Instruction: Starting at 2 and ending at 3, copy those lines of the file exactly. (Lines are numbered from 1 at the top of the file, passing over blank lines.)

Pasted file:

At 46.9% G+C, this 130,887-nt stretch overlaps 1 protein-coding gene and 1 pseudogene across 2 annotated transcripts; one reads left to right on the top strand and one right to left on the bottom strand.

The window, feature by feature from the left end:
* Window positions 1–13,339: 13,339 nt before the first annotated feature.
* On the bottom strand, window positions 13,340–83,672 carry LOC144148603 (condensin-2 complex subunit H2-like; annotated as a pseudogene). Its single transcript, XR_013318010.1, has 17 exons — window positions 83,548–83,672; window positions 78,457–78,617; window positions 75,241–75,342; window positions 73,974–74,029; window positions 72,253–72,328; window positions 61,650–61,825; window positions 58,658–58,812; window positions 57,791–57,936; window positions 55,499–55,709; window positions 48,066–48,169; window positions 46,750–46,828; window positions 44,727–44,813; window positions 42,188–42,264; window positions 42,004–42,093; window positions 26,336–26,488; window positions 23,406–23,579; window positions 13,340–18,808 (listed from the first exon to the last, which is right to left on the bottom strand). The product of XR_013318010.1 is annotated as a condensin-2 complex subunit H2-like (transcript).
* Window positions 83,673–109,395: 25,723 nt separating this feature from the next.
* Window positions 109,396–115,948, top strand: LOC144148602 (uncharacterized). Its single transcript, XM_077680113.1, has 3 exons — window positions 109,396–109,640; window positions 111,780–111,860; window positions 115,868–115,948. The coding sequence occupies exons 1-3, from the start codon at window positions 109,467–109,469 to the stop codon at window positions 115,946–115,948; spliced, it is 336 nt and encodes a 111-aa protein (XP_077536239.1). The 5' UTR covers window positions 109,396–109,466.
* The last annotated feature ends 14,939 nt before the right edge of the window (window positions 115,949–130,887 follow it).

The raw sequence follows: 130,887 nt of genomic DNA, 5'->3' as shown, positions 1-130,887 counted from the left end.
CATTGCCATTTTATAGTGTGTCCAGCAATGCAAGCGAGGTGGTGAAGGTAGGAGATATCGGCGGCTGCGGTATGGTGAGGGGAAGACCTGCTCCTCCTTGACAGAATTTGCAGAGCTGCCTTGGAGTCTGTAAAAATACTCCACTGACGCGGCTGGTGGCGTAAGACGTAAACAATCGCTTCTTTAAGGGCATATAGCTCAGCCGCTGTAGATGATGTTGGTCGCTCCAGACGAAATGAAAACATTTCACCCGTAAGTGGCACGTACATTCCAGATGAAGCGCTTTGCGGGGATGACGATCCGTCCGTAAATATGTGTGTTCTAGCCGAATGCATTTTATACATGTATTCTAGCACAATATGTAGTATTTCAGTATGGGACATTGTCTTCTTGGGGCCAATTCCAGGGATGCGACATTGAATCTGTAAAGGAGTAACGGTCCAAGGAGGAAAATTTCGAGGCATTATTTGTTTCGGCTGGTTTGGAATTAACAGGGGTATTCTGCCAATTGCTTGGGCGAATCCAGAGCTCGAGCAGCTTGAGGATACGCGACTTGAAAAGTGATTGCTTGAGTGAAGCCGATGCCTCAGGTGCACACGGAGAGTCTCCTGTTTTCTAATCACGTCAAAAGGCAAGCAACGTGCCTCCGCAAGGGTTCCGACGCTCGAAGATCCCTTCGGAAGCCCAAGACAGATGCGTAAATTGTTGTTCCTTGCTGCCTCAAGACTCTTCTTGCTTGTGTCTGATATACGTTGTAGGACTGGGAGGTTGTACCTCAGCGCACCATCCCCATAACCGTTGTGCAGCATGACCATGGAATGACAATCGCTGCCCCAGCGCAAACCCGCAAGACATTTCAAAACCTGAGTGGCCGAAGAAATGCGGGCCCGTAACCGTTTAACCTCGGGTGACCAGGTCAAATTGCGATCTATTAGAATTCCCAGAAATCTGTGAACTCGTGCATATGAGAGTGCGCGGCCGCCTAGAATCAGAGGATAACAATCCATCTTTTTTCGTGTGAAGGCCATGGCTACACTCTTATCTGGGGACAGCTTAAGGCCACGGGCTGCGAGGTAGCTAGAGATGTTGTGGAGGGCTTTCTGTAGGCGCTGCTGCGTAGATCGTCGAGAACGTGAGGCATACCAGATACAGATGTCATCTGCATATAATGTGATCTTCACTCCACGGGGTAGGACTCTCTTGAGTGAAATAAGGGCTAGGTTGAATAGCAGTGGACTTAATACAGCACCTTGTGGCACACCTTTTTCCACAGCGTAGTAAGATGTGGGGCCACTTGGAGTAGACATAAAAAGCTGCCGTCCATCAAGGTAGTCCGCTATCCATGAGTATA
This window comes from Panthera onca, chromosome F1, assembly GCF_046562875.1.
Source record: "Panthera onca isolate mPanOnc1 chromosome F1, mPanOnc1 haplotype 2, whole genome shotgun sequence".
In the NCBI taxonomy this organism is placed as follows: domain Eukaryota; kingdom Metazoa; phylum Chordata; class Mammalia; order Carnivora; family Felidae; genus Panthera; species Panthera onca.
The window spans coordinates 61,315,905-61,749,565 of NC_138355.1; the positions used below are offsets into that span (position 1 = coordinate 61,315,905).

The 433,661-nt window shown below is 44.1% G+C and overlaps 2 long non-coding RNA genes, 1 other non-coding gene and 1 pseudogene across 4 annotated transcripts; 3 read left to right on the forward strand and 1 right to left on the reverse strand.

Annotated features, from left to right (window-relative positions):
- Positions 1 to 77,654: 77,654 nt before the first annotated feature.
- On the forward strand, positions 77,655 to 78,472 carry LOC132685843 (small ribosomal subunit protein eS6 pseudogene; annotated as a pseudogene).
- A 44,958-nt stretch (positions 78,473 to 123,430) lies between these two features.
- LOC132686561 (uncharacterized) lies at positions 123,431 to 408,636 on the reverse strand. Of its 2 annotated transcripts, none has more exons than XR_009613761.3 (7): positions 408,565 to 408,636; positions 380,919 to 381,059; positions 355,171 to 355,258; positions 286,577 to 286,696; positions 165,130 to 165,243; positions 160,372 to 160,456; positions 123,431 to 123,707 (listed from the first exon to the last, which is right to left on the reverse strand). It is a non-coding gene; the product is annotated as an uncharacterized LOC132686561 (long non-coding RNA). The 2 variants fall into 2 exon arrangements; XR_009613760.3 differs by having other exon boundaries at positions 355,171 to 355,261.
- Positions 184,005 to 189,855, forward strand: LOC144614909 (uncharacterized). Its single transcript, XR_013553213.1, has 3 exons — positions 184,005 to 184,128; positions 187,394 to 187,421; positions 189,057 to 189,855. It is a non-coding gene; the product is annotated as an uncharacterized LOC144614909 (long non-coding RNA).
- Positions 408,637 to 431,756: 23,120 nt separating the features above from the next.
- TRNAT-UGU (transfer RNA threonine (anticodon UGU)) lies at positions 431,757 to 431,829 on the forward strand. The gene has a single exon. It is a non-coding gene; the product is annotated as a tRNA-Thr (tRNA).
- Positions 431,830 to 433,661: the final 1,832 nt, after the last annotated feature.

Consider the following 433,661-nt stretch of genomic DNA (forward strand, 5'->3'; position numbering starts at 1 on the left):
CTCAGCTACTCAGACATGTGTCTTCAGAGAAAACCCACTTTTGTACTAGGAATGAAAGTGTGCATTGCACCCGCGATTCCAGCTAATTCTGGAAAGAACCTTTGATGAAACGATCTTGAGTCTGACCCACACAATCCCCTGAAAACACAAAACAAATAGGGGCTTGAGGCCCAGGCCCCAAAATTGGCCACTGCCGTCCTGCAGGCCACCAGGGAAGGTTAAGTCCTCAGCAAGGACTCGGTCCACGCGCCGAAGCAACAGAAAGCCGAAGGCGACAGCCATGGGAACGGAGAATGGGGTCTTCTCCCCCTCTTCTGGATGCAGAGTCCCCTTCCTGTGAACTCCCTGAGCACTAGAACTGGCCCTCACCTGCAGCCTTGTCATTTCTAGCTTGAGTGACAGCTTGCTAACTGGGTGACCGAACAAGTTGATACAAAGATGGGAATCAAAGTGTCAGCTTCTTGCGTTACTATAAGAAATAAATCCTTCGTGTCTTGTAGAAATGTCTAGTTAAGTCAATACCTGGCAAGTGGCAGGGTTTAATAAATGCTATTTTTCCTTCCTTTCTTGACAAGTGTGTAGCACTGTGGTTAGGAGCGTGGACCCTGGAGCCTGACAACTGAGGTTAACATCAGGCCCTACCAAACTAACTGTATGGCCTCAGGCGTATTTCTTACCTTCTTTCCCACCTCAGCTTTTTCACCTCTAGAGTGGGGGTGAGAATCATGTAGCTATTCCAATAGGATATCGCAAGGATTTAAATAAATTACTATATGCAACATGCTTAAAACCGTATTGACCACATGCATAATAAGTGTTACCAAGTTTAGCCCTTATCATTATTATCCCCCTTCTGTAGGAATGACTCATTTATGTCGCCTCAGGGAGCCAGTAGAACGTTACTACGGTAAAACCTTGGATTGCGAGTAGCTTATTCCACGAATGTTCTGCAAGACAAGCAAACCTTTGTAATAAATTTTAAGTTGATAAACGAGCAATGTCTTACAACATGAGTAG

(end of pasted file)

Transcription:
The window, feature by feature from the left end:
* Window positions 1–13,339: 13,339 nt before the first annotated feature.